[1 April 2002]
The Pernice Brothers come from a different universe. They make music as if they’re from some parallel reality where three-minute songs teeming with guitars and harmonies rule the airwaves and dominate the singles charts. In their universe, it is always Saturday afternoon and a warm breeze is blowing through the drapes. In their universe, they are always watching the girl walk away as the light dances on her hair. It is a universe where the Pernice Brothers’ latest album, The World Won’t End, is just the dose of medicine your broken heart requires.
Unfortunately, the rest of us live in a vastly different musical universe loaded with bozo rap metal, MTV spring break specials and Britney Spears advertising tie-ins. While it’s unlikely that anything on The World Won’t End will do much to change that cold, harsh reality, the 11 exquisite slices of expertly crafted pop between its grooves will provide another fleeting chance at escape for the band’s fans and anyone else quick enough to jump on board.
For those enchanted by the band’s debut album, Overcome By Happiness, this sophomore effort will not disappoint. All of the ingredients that made the debut so engrossing return again on The World Won’t End. Classic songwriting structures? Check. Wistful melodies? Check. Fragile strings? Check. Gorgeously layered production? Check. Chiming guitars and breathy harmonies? Check. Pedal steel and mandocello? Double check.
The Pernice Brothers don’t really change their sound on The World Won’t End, but then their debut didn’t leave much room for improvement. What they do offer is another helping of reflective, pristine pop adorning the best set of what-happened-to-us-baby songs singer Joe Pernice has ever penned.
As always, Pernice gives us gliding melodies that go down smoother than a cool gin and tonic on a hot afternoon. In fact, the songs are so consistently tuneful and so elegantly constructed that you almost don’t notice, or don’t care, that Pernice’s lyrics are, for the most part, incredibly despairing. Sure, he generally presents a thoughtful, intelligent, adult, and poetic take on relationships, but really, the whole thing is kind of a bummer.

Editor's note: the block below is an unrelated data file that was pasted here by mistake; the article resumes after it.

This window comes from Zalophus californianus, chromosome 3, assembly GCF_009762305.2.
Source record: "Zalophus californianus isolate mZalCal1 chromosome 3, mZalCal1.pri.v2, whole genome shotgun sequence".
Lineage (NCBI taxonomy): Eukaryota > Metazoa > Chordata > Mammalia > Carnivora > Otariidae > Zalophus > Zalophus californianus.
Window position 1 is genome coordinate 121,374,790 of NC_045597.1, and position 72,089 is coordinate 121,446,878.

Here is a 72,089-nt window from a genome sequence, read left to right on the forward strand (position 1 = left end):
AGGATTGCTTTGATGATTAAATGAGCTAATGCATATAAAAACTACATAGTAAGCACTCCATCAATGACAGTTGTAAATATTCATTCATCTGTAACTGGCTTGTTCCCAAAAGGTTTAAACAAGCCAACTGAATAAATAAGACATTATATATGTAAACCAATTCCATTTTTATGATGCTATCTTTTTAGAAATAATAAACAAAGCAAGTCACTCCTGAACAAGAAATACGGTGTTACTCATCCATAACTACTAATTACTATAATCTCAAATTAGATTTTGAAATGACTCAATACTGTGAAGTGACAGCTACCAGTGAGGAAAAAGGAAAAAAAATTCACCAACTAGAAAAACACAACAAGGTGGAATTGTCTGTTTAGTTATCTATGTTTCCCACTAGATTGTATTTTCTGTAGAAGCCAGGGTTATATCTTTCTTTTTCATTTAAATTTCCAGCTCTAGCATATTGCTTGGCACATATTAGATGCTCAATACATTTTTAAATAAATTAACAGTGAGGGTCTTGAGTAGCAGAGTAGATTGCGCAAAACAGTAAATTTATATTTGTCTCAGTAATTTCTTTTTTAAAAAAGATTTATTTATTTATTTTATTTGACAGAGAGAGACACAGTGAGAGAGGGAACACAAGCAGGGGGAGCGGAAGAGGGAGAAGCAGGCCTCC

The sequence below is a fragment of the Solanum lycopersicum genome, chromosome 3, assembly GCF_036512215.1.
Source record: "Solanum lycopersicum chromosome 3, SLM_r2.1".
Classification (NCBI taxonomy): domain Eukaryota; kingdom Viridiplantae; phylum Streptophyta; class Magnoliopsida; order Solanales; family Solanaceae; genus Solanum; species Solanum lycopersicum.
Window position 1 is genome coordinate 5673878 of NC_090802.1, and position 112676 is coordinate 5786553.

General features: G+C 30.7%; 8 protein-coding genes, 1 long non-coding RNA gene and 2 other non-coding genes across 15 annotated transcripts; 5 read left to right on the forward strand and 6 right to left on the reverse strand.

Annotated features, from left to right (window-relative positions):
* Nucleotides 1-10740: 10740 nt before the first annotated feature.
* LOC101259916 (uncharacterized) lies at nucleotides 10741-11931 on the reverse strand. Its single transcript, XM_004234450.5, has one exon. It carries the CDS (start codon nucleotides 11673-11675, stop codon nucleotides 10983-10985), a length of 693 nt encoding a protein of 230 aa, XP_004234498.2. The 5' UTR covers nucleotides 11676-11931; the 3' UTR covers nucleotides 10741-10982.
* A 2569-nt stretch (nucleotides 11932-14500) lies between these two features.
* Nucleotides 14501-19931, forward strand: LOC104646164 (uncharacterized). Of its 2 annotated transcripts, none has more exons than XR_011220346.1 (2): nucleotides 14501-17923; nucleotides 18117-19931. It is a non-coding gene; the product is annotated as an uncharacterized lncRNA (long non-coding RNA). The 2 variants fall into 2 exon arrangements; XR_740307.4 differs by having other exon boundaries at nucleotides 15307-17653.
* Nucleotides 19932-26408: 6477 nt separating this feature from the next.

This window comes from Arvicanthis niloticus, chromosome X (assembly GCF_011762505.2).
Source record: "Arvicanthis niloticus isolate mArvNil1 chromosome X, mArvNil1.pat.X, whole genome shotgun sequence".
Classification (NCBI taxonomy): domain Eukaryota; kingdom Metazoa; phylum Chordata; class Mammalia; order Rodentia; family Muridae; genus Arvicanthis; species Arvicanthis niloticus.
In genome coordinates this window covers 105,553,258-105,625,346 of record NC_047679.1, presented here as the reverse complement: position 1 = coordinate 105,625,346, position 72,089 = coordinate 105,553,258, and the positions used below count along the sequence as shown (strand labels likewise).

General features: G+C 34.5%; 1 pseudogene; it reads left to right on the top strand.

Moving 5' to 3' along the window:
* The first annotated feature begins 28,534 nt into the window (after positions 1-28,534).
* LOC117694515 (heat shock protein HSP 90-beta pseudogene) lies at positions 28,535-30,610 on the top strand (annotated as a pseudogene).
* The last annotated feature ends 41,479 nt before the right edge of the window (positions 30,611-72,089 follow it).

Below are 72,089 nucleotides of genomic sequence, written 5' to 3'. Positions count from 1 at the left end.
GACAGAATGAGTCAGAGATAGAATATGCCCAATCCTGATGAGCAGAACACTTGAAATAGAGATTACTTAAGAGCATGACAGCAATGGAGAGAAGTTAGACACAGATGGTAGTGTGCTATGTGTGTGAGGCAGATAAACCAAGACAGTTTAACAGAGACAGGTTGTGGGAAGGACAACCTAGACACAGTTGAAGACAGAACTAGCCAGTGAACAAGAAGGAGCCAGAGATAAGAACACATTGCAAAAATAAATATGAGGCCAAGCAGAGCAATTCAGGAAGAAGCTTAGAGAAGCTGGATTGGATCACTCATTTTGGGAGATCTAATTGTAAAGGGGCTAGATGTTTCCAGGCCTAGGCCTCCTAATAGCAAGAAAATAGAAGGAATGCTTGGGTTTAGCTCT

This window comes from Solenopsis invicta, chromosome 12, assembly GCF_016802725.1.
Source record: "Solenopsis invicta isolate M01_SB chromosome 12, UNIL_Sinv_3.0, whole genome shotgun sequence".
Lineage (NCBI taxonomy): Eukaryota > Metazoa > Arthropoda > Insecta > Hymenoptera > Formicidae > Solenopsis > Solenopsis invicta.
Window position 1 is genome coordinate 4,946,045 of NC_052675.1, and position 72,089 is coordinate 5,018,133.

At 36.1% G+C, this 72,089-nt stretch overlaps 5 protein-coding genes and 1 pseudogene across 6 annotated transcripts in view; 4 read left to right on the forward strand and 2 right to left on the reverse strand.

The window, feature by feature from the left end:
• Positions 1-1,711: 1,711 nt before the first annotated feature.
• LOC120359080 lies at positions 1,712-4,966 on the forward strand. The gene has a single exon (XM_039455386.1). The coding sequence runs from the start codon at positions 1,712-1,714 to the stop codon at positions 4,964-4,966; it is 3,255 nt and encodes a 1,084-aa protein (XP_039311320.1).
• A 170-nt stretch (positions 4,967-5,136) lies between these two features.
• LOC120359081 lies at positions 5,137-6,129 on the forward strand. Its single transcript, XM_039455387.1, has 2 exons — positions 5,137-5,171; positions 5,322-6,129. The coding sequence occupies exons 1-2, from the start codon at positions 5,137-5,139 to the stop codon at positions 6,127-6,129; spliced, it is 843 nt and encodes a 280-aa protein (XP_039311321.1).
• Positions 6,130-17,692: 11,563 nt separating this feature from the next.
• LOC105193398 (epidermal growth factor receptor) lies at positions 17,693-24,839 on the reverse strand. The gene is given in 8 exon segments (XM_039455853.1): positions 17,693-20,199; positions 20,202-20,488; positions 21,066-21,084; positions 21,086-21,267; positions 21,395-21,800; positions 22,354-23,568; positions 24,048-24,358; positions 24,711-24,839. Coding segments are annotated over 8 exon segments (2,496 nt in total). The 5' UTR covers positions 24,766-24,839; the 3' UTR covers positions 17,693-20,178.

Of course, the trick of wrapping gloomy stories in happy packages is part of the Pernice Brothers’ charm. On “Our Time Has Passed”, Pernice compares his lost love to “a flash of radiation that leaves the buildings where they stand” as strings swell and guitars jangle to the heavens. “Let That Show” gets your toes tapping as Pernice gives himself some tough love after another failed affair and the feeble plea of “Shaken Baby” grabs you with one of those catchy “on and on” choruses that you never want to end.
“Working Girls” and “She Heightened Everything” feature ringing guitars and shimmering harmonies that would sound great at the beach while “7:30” ends with a “ba-da-da” sing-a-long right out of the Turtles’ songbook. The Pernice Brothers obviously want to have it both ways and one of the impressive things about The World Won’t End is that it works just as well blasting from your convertible on a summer day as it does in your headphones while you try drink her off your mind.
Perhaps by presenting their laments in joyously catchy gems, The Pernice Brothers are suggesting that adult weariness can be salved by the childlike wonder in the music. Or perhaps Joe Pernice just never met a hook he didn’t like. Either way, two of the best examples of the band’s approach are found near the end of the album. “Flaming Wreck” and the not-nearly-as-funny-as-its title, “Ballad of Bjorn Borg”, nicely encapsulate the band’s knack for combining pop and pathos.
“Flaming Wreck” begins as another piece of addictive ear candy but soon offers the album’s most dramatic moment when the entire production catches its breath for an instant before resuming in full symphonic glory. Of course, drama is a relative term when you’re talking about the Pernice Brothers and throughout the extended coda Pernice’s voice never rises above his usual ragged whisper. In this universe, drama is revealed in subtle dynamics rather than chest thumping diva moves.
The “Ballad of Bjorn Borg” similarly mixes Laura Stein’s piano and brother Bob Pernice’s quiet guitar into a melody so feathery light it threatens to float away before you can grasp it. Only the yearning in Joe Pernice’s voice keeps things from slipping away completely. On one hand, “Bjorn Borg” is as powerful as anything the Pernice Brothers have recorded while, fortunately on the other, the song’s title shows that they have not completely lost their sense of humor.
Upon first listen, it is easy to think that The World Won’t End is just an extension of the formula created on the band’s debut. As before, the Pernice Brothers exploit the tension between Joe Pernice’s introspective lyrics and the band’s luminous arrangements to great effect. The melodies remain effortlessly memorable, the playing is tight and tasteful, and the production is graceful and stylish. All in all, it’s another pitch-perfect testimonial to one hell of a broken heart and succeeds completely on that level.
However, a slight change in mood is evident this time out, revealing that Joe Pernice may finally be ready to leave the blues behind and focus his considerable songwriting talents on what comes after the heartache. Whatever that may be. The beauty in the music promises that anything is possible and on this album, that ray of hope finds its way into the Pernice Brothers’ universe. The title is a knowing wink to the band’s audience. The World Won’t End. It may be the darkest hour but just wait until you see the dawn.
Now that’s good advice in any universe.